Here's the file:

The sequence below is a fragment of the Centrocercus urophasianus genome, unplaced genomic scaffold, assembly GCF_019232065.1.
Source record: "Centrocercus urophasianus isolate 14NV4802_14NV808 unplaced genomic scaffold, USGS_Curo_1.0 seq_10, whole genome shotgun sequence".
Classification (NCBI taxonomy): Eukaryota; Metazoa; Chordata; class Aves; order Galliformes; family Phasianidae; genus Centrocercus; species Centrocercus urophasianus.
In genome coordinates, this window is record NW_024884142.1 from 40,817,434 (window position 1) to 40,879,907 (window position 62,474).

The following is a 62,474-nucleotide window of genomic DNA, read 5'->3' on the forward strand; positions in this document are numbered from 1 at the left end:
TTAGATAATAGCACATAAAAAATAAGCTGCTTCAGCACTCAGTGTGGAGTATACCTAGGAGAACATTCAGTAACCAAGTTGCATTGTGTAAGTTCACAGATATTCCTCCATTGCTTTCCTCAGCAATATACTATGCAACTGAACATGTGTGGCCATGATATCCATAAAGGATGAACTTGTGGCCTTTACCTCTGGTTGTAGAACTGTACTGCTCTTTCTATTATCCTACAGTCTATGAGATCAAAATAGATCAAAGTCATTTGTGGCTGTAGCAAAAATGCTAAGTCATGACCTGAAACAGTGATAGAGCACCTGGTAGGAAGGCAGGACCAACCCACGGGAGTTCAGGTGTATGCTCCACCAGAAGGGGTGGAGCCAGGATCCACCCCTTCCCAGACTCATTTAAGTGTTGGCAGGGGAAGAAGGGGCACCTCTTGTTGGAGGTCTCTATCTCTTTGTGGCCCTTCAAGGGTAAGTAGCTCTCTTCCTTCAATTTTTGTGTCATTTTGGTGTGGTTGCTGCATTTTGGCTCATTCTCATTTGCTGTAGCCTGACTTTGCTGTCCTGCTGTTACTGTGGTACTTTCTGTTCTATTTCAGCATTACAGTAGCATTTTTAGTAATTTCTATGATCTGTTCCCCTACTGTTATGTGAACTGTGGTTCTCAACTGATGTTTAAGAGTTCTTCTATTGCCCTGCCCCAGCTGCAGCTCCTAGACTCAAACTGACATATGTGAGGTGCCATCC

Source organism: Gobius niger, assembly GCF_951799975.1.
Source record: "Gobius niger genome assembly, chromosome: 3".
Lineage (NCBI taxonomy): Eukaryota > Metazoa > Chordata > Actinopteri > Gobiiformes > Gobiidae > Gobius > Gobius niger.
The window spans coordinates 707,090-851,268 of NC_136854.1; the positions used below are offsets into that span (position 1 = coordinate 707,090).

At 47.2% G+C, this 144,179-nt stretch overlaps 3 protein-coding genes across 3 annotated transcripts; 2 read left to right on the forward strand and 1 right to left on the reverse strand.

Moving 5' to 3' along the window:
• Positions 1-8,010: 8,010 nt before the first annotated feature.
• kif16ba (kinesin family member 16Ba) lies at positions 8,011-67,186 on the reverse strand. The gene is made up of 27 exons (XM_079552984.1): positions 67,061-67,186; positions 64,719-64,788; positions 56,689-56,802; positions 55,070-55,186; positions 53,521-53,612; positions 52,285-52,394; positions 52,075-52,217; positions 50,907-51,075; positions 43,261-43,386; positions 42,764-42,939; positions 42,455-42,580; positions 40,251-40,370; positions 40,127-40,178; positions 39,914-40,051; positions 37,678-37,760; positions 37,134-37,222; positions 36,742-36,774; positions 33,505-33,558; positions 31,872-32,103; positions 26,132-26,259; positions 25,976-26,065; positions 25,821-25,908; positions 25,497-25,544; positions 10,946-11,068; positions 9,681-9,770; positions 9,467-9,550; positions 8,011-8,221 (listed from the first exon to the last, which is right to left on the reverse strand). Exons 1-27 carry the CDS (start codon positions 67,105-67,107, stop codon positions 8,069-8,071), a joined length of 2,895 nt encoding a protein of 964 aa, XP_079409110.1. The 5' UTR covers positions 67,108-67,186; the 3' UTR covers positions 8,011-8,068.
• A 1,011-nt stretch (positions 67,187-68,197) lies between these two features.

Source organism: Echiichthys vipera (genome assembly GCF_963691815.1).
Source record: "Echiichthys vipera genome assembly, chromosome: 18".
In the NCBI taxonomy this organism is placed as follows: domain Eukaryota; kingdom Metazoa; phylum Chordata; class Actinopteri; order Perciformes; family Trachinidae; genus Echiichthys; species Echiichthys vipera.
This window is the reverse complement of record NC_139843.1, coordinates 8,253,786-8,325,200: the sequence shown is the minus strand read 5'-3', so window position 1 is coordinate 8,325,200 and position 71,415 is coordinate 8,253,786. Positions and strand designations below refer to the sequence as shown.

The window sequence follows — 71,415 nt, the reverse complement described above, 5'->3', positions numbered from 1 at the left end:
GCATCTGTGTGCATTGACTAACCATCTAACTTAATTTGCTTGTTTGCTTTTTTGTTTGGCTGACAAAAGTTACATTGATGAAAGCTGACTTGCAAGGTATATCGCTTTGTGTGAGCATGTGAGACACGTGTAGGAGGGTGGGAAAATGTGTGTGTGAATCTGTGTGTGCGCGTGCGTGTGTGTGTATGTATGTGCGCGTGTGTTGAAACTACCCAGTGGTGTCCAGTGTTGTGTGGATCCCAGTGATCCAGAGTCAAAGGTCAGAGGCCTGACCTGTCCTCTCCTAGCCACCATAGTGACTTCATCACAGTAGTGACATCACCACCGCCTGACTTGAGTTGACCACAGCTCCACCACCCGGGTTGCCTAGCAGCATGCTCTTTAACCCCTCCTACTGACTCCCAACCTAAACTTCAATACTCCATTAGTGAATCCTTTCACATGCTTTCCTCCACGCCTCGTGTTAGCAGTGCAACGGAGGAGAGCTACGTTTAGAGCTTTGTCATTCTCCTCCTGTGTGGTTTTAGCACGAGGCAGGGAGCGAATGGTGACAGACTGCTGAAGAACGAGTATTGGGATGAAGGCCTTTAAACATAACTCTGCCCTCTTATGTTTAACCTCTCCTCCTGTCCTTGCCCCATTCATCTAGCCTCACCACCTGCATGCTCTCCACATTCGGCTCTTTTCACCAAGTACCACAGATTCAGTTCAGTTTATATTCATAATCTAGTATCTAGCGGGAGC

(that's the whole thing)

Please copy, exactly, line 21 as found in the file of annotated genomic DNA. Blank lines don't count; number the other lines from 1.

GCATCTGTGTGCATTGACTAACCATCTAACTTAATTTGCTTGTTTGCTTTTTTGTTTGGCTGACAAAAGTTACATTGATGAAAGCTGACTTGCAAGGTATATCGCTTTGTGTGAGCATGTGAGACACGTGTAGGAGGGTGGGAAAATGTGTGTGTGAATCTGTGTGTGCGCGTGCGTGTGTGTGTATGTATGTGCGCGTGTGTTGAAACTACCCAGTGGTGTCCAGTGTTGTGTGGATCCCAGTGATCCAGAGTCAAAGGTCAGAGGCCTGACCTGTCCTCTCCTAGCCACCATAGTGACTTCATCACAGTAGTGACATCACCACCGCCTGACTTGAGTTGACCACAGCTCCACCACCCGGGTTGCCTAGCAGCATGCTCTTTAACCCCTCCTACTGACTCCCAACCTAAACTTCAATACTCCATTAGTGAATCCTTTCACATGCTTTCCTCCACGCCTCGTGTTAGCAGTGCAACGGAGGAGAGCTACGTTTAGAGCTTTGTCATTCTCCTCCTGTGTGGTTTTAGCACGAGGCAGGGAGCGAATGGTGACAGACTGCTGAAGAACGAGTATTGGGATGAAGGCCTTTAAACATAACTCTGCCCTCTTATGTTTAACCTCTCCTCCTGTCCTTGCCCCATTCATCTAGCCTCACCACCTGCATGCTCTCCACATTCGGCTCTTTTCACCAAGTACCACAGATTCAGTTCAGTTTATATTCATAATCTAGTATCTAGCGGGAGC